Madagascar PS2 Review

The animals we’ve all seen in the Zoos are probably yearning to be out of those claustrophobic cages and into the wild. Madagascar chronicles the story of such a lion, giraffe, hippo and zebra, as they escape past the confines of those nasty big surrounding gates and soon find themselves on the titular island of Madagascar. It’s based on the computer-animated movie of the same name, and suitably for such a licensed cartoon movie brand, it’s another hyper jump platform adventure.

The confines of the Zoo is exactly where the story kicks off, and it soon hits home that the game doesn’t even offer a stint of a groundbreaking surprise. Madagascar is instead a traditional platformer, which does what it does very well, it may be uninspiring stuff, but hey, whoever said that such games were rubbish because of a lack of imagination, really expect unreasonable things from an industry that is just about fresh out of ideas.

What the game does well is provide the player with plenty of variety, something that is seemingly a necessity for such a game in this age. It’s still predominantly about the jumping, but you haven’t seen it all in the first couple of minutes, which is always a bonus for any game, in any genre. There’s racing, Frogger like road crossing portions, stealth elements, team penguin antics, animal tagging, jumping contests and so on. We completed the game in just over five and a half hours; it may be a pretty paltry length, but we still felt like we mostly had our fill due to the multiplicity of things to do, although this is all an illusion of course.

The characters are as equally diverse as the game itself. Alex the lion has the attributes of the big cat, which means he can roar and later use his sharp claws for attack purposes; he also is the character that possesses the obligatory double jump. Marty the zebra uses his back hooves as weapons, soon possesses a duck move and can jump great distances from a certain point in the game. Gloria the hippo is able to charge fast and butt stomp. whilst Melman the giraffe can use his head as a mallet-like battering weapon, and if you’ve never seen such a giraffe wildly spin its legs like a helicopter rotor blade then be prepared to be in for a jolly good laugh. Penguins also appear for a single level, as you take control of one of these waddling birds and then scout ahead before calling the others to your side.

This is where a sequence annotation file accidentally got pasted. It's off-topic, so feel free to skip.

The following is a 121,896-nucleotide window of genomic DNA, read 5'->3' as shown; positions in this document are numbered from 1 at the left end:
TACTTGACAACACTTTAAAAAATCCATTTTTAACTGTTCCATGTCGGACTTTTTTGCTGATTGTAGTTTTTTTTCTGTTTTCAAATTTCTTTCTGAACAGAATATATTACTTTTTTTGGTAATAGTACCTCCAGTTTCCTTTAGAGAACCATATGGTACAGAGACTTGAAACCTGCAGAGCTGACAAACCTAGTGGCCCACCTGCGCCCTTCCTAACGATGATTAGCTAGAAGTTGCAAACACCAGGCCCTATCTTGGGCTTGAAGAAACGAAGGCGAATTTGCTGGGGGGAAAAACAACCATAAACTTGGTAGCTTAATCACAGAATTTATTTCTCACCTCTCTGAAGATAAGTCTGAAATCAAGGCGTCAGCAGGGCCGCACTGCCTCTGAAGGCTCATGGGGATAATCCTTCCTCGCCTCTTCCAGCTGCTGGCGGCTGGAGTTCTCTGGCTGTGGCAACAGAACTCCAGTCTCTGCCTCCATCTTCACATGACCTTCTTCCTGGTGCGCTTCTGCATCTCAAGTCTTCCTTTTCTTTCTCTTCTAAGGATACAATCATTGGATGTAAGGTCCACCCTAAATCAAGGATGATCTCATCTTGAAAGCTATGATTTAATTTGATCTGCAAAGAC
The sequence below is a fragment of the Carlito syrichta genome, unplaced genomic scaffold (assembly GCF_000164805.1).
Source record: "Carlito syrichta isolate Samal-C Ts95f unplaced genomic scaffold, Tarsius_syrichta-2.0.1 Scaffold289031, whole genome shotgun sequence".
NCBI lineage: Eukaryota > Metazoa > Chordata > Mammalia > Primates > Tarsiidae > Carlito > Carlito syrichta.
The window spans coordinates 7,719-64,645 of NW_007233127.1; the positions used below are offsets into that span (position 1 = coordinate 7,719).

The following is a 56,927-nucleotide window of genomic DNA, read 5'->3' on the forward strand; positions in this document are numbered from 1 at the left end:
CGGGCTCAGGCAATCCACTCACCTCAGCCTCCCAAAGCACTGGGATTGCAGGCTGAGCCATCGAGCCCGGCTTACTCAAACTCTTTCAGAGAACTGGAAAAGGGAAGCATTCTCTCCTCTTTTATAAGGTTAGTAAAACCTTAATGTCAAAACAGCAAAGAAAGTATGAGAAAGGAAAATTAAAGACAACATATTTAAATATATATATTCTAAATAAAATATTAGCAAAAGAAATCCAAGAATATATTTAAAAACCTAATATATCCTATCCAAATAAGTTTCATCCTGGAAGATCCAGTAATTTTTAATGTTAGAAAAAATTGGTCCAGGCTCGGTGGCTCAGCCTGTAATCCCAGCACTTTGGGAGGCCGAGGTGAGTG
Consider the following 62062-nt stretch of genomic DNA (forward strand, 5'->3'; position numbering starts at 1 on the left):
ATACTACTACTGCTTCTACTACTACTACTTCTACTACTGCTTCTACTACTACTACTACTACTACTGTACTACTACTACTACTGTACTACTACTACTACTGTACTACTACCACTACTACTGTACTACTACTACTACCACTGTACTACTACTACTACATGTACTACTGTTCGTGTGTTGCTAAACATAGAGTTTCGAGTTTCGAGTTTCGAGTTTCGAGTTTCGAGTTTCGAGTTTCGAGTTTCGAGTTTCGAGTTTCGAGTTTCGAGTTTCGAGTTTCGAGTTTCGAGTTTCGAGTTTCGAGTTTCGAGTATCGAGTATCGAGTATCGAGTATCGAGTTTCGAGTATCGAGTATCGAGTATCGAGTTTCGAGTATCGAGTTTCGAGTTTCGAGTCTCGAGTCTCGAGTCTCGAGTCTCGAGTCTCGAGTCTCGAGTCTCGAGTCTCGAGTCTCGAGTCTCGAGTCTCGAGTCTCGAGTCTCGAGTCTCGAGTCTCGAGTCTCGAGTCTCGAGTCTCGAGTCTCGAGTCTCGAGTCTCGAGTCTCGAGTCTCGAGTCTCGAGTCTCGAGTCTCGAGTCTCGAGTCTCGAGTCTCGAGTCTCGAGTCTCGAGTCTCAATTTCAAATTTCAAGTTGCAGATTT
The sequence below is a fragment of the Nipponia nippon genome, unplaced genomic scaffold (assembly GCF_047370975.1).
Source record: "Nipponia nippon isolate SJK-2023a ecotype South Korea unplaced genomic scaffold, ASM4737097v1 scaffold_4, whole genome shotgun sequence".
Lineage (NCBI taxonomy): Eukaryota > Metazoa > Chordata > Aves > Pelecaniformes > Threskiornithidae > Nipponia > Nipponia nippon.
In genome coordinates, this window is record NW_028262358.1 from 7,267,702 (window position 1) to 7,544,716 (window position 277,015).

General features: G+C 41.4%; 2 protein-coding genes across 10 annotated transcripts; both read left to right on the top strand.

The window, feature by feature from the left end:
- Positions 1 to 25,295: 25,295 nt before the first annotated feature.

Some interesting extras can be purchased in the games “Zooveneir” (you get the joke, right?) store with money found during journeying. these extras range from character apparel and helpful items to mini-games. At least the mini-games give the games lifespan a little boost, for a title that would otherwise have had virtually no immediate replay value to speak of upon hitting 100%. There’s a Mini Golf, Lemur dancing and Shuffleboard game, but none are substitutes for a longer and meatier main course of adventuring.

Madagascar is a grand platform title, which both young fans of the movie as well as the platform hardcore are sure to embrace. It’s just a shame that the games biggest drawback, is a rather serious one in the lifespan department, meaning the smallest of kids and the most inept of gamers will see the credits all too soon (to be fair, it is longer than the movie!). The attempted alleviation with the coin hunting and mini-games is admirable though, even though it isn’t entirely successful. With all this said, the game is good clean fun with a lot of stuff packed in, but better experienced with a rental over purchase perhaps.